The list could go on and on: there is a disconnect between many trade union leaders and their “members,” between the governor of Illinois and the legislative leaders, between the gentrifying neighborhoods in our cities and the people who are losing their residences and communities.

I have long been disheartened by the brokenness in my own denomination, the United Methodist Church.  Not just the divide between those with theological differences, or the young and older members, or the urban and rural ones, but also the divide among our institutions and between institutions and the people.  My work has led me for example to see the brokenness between our seminaries and the local churches they were designed to serve.

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I recall the day when serving as a seminary president I spoke with a talented young woman, encouraging her to seek ordination as a pastor.  She paused a moment and said, “I don’t think I can trust the denomination with my vocation.” 

I mention this young woman because she represents, in my experience, a growing number of our younger folks.  Still we seem slow to reconnect with them.  The “disconnects” in the church among institutions and between our institutions and individuals, some days seems insurmountable to me.  Having been both a pastor and seminary administrator, I understand.  And, I believe there is productive work to be done in healing such broken connections.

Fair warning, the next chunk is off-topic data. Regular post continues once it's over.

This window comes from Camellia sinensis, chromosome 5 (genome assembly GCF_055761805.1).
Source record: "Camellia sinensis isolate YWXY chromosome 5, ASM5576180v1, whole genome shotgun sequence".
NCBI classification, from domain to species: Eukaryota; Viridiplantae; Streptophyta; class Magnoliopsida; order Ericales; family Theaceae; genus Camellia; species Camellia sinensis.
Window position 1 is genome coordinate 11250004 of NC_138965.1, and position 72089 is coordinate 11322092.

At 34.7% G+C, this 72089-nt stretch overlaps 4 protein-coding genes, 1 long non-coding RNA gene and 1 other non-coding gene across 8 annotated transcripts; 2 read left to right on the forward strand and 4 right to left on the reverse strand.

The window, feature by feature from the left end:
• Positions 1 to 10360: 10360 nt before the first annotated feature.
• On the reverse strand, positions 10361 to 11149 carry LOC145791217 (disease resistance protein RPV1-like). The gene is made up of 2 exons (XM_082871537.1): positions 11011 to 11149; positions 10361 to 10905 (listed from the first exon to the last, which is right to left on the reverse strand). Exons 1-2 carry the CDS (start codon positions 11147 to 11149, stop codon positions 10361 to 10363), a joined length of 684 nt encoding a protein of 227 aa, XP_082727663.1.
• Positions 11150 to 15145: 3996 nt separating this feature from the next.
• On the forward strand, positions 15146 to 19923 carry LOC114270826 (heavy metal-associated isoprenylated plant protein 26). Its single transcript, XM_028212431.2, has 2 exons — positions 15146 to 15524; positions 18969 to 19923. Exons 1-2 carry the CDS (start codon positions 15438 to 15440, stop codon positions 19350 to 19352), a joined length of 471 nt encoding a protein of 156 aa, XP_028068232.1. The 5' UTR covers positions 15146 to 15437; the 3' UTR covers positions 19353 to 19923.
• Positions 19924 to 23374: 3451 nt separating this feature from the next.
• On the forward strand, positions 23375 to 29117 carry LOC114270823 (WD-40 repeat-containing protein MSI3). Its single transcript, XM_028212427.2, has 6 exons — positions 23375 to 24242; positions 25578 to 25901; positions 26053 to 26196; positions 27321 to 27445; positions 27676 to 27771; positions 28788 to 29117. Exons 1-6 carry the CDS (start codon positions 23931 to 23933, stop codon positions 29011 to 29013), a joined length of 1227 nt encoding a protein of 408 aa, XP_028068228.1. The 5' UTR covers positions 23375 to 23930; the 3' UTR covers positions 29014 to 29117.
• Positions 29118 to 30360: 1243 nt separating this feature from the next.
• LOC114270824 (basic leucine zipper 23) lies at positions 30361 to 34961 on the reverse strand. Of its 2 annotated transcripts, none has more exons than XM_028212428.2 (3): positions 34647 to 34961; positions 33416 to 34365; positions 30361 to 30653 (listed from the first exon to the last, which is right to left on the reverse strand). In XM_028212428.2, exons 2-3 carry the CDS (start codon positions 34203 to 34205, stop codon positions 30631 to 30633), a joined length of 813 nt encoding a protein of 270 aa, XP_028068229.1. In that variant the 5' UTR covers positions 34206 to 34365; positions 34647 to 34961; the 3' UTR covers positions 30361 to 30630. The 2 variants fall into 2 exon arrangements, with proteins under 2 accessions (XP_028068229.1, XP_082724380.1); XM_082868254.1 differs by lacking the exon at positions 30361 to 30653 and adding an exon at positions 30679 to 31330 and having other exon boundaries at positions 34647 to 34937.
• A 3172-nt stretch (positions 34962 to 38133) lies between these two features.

More recently, I joined a group of persons seeking to encourage the church to take seriously its commitments of care for God’s creation.  We proposed legislation to the annual meeting of my regional body, known as an annual conference.  There were persons eager to see the church begin to make a difference regarding our environmental actions.  To my sadness this genuine enthusiasm was met by denominational leaders who sought to avoid any conflict by moving to table the proposals.  It was both astonishing and sad for the group, many of them younger folks, who saw these proposals as a way to seek healing in the divisions between our words and actions, between our local churches and the need for better care for creation.

When all of these signals are flashing danger, how might we respond? 

Well, this is for you to decide, dear reader.  It is also an opportunity to join with others, in existing institutions, and the creation of new ones, to offer places of citizenship and membership.